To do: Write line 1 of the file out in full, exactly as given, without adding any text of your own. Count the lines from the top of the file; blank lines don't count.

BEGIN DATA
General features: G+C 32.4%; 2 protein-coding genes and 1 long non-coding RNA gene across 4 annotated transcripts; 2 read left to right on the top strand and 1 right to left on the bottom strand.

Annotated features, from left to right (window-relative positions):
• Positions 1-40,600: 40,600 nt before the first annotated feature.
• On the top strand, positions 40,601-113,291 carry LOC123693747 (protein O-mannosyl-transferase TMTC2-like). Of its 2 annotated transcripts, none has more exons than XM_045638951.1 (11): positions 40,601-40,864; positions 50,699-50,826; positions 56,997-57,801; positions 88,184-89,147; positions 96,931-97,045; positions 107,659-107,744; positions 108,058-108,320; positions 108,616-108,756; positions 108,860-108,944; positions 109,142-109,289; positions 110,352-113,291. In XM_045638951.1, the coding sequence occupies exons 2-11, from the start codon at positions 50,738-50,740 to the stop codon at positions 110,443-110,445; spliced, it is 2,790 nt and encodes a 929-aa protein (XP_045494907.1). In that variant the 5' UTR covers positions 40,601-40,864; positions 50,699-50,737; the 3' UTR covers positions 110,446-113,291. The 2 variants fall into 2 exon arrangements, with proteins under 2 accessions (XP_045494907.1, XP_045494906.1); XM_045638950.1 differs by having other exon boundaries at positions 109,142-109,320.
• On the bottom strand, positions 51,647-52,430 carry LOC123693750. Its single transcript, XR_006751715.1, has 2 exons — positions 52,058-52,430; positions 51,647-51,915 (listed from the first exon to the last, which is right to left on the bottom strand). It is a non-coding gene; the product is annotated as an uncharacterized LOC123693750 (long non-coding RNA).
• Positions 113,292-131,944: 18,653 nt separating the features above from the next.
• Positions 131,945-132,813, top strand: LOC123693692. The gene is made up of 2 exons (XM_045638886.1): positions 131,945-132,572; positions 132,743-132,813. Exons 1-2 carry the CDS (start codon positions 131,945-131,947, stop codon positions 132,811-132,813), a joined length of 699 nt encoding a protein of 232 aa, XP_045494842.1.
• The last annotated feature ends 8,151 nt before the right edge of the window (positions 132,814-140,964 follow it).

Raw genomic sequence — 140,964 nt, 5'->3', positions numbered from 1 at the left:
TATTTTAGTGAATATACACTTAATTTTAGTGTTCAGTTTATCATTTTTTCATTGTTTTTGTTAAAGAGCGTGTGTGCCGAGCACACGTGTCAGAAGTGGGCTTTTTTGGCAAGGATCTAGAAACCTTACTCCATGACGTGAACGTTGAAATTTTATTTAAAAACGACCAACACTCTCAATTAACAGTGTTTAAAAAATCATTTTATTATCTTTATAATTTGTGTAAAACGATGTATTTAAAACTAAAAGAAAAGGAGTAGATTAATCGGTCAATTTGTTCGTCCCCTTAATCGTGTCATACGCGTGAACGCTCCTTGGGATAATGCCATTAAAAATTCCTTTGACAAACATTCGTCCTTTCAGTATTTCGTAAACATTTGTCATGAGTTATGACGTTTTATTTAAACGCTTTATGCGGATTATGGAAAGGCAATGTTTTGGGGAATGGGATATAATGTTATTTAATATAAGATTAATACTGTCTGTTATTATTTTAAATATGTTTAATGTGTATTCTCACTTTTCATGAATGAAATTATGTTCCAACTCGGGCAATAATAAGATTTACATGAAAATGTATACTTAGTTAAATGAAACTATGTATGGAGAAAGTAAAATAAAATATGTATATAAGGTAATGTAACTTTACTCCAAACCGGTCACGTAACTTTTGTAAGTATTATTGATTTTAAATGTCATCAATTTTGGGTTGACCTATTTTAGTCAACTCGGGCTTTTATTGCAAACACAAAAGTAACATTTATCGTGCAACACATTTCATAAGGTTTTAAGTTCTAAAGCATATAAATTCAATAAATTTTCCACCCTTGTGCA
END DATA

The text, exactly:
General features: G+C 32.4%; 2 protein-coding genes and 1 long non-coding RNA gene across 4 annotated transcripts; 2 read left to right on the top strand and 1 right to left on the bottom strand.